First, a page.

The Association of Pennsylvania State College and University Faculties announced on its website that its members went on strike at 5 a.m. because no agreement could be reached. The union represents more than 5,000 faculty and coaches across the state, and a walkout was expected to halt classes midsemester.
"We are headed to the picket lines, but even on the picket lines, our phones will be on, should the State System decide it doesn't want to abandon its students," APSCUF President Kenneth M. Mash said in a statement.
Around the state, faculty members walked picket lines in the early morning darkness, chanting and carrying red signs declaring "On Strike."
The state said despite the strike, students should still report to their scheduled classes, unless the university indicates otherwise.
The union said late Tuesday night that the state had presented it its last, best offer and was done negotiating.
State System spokesman Kenn Marshall said they are disappointed the union decided to strike, because they felt they made significant progress toward a settlement overnight.
"We want to get this settled and we need to get it settled on behalf of students," he said Wednesday. "We will do everything we can to get this settled but it takes two. We need cooperation."
No meetings are scheduled, he said.
Mash said Democratic Governor Tom Wolf had urged both sides to reach an agreement overnight.
"He was very clear about that. He personally spoke to both sides and urged us to settle this. I find it shocking that Chancellor Frank Brogan would spit in the governor's eye like that. Through all of this, the governor has been a strong advocate for the students," Mash said.
The state said overnight its latest proposal would provide raises to all permanent and temporary faculty members and a health care package identical to what other system employees have. In an effort to reach an agreement, the state said it withdrew several proposals including one that would have required full-time temporary faculty to teach an additional class each semester.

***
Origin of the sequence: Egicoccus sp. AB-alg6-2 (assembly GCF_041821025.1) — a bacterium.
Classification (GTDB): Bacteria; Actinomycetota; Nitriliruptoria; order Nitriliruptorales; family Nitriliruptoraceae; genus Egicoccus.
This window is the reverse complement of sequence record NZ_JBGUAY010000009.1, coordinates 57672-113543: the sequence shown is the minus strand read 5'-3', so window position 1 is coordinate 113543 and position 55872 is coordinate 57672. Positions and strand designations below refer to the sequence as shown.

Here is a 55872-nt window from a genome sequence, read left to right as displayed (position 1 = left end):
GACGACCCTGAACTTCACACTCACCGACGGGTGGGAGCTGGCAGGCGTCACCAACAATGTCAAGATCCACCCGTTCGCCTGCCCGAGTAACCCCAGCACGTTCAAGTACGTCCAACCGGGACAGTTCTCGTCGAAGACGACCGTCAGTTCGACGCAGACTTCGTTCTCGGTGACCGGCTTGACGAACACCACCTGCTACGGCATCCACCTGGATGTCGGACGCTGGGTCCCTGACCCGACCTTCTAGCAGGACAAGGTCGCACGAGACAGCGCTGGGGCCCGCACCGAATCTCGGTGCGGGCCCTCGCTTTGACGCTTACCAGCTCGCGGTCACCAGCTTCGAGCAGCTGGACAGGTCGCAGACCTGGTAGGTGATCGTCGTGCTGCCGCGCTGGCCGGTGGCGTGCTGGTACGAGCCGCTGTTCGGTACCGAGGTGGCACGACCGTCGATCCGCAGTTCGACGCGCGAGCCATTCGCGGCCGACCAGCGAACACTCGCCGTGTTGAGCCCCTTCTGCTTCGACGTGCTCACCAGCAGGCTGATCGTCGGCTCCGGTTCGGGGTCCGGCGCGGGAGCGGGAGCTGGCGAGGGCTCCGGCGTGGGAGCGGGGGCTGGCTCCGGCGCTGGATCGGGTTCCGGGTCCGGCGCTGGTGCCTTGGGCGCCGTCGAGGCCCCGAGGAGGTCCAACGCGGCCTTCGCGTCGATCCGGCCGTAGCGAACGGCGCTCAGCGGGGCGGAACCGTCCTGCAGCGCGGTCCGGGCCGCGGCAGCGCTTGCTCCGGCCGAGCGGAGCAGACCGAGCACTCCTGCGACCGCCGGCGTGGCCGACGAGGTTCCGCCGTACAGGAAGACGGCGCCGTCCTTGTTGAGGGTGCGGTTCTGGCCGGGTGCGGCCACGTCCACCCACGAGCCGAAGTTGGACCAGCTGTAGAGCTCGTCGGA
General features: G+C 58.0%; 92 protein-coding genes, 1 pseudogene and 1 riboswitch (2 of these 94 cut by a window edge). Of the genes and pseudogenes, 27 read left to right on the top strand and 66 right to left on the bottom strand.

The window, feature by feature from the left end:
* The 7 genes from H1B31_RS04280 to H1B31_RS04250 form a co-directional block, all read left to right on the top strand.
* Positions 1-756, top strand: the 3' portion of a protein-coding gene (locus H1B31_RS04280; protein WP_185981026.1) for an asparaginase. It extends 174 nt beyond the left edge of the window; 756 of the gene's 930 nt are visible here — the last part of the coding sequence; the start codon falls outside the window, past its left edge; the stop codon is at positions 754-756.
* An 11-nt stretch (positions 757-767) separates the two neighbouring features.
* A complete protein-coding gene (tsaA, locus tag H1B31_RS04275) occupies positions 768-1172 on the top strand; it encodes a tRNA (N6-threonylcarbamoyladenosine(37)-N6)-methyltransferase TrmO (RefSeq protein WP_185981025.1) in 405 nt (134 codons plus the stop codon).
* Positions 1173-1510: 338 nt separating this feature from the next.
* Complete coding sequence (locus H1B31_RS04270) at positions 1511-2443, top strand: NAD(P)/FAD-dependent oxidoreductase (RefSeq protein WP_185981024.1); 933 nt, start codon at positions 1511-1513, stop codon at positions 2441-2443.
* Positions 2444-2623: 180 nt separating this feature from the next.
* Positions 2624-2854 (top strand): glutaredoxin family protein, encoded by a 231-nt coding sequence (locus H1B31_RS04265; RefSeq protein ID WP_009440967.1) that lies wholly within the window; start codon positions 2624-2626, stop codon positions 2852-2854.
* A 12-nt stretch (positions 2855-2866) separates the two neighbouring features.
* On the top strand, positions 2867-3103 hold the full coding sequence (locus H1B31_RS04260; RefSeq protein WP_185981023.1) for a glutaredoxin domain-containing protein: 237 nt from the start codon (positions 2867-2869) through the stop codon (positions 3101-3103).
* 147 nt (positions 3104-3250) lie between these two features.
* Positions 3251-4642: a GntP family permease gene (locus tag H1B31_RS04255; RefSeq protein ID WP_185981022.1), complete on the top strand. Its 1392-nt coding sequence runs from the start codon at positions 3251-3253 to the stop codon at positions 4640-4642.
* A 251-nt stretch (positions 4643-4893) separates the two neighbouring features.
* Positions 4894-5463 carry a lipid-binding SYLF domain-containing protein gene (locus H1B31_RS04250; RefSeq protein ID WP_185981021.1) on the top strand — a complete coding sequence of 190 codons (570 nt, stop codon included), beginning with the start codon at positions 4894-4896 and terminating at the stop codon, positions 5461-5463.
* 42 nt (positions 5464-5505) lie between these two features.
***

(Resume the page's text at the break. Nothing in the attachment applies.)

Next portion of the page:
"By removing many of the more contentious issues from the table, we have demonstrated our willingness to participate in the normal give-and-take of negotiations," Marshall said Tuesday. "We believed it also would show APSCUF our eagerness to achieve a new contract. It is clear from their actions, however, that health care and salaries are the real issues in these negotiations."
Marshall said the sides made significant progress during negotiations, including reaching tentative agreements on more than a dozen significant issues, including distance education, recruitment and retention of high-quality faculty and professional responsibilities outside of the classroom. But he said the union refused both the system's salary offer and the proposed health care changes.
"These are difficult times for our universities. If APSCUF won't agree to share more of the costs for their own health care — like everyone else has — it will threaten our ability to keep tuition affordable for students," Marshall said. "We have made significant progress since Friday, and were hopeful we could get to an agreement by now. It is unfortunate — especially for our students — that we have gotten to this point."
This is the first strike in the system's 34-year history.
The union includes faculty from Bloomsburg, California, Cheyney, Clarion, East Stroudsburg, Edinboro, Indiana, Kutztown, Lock Haven, Mansfield, Millersville, Shippensburg, Slippery Rock and West Chester universities of Pennsylvania. State-related schools —Penn State, Temple University, the University of Pittsburgh and Lincoln University — are not affected.
The last faculty contract expired June 30, 2015.
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